Among the diverse delivery methods recreated during the expedition were carrier pigeon, dog mail, military field mail, balloon mail, bottle mail, sea buoys and many others. ‘One of the stages was the maze mail – it was an experiment, and the mazes themselves were built by the stone, plastic and feng shui expert, Mansur Yakubov. They are now open to the public as an art exhibition. Our postmaster carried the relay envelopes through one of the mazes. We came up with a few more options – mail by gyroscooter, by hydro-cycle, and even dragon boat’.
One of the most unusual types of communication re-created during the Project was bee mail. As we all know, bees always return to their hive, but unlike carrier pigeons, they are not so easy to spot. During the Franco-Prussian War, a method of transferring information using bees was invented: a thread of a certain colour was attached to the bee. Red meant the appearance of infantry, green represented artillery, and blue indicated cavalry.
Timur talked about some of the reconstructions in detail, including an unusual method of communication called tin mail: ‘You take a tin, for example a biscuit tin. It’s more or less airtight, water can’t get in. A message is placed in the tin and then the tin is attached to a small wooden raft. This type of mail actually existed. In the Kingdom of Tonga, the mail system was not very good, as ships were unable to come close to shore, but letters still had to be sent. So they came to an arrangement where a swimmer would take the mail tin, tie it to a small raft and drag it to the ship, from where the mail could be sent anywhere. The island’s mail system functioned in this way for almost a century, right up until the 1980s’.
In addition to the backpack with postcards at each stage of the route, expedition members also sent their messages in different ways. Sometimes the recipients were specific people, such as the astronauts of the ISS, while at other times a message was intended for all humanity. ‘We don’t not know who will receive the message that we sent in a bottle. When we visited the frigate Pallada, the captain told us a story of how a message in a bottle was thrown into the sea in the Primorskiy region 50 years ago merely out of curiosity. The bottle was recently found off the coast of Alaska.’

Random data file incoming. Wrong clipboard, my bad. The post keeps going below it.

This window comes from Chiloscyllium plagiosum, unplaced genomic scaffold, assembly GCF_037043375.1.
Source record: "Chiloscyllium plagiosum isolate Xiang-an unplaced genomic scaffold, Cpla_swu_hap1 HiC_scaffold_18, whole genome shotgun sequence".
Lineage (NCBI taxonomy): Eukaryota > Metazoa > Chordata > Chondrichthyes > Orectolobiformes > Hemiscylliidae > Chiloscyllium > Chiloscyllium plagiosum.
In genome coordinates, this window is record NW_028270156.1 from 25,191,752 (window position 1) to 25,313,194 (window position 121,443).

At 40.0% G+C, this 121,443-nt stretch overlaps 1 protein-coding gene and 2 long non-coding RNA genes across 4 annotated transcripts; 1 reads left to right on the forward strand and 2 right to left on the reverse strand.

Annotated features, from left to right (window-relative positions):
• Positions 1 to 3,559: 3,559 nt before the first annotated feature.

One of the objectives of the project was to draw attention to various artefacts in the Primorskiy region. ‘There is a cable car in Vladivostok that almost no one uses. We included it in our itinerary. In this way we were able to focus on the tourist value of the region: for example, high-altitude post involving the ascent of Mount Pidan was included in the Project. Another time, I reconstructed digger mail in the catacombs of Fort Pospelov on Russky Island. During the war, while under siege, messages were transmitted through these underground tunnels. The fort itself is not very large, and is completely open to visitors. We initially planned to partner with a local digger, but curiosity prompted us to go by ourselves. I went down into the catacombs, taking a backpack with envelopes and postcards. I carried it through the underground corridors, and also walked with it outside the fort. It felt as though I had been transported back to the previous century.
‘Unfortunately, not everything was able to be implemented this year - unfavourable weather conditions and the coronavirus pandemic intervened, meaning, for example, that it was impossible to get on the submarine. We were running out of time. 24 hours a day is just not enough – we managed to send a maximum of three types of mail per day. However there are plans to continue the mail adventure next year. The final stage of the expedition was a modern day email, which was used to send an application to include PostVenture in the Guinness Book of Records.’
All the photos are from the personal archive of Timur Khusyainov
Deputy Dean, Faculty of Humanities (Nizhny Novgorod)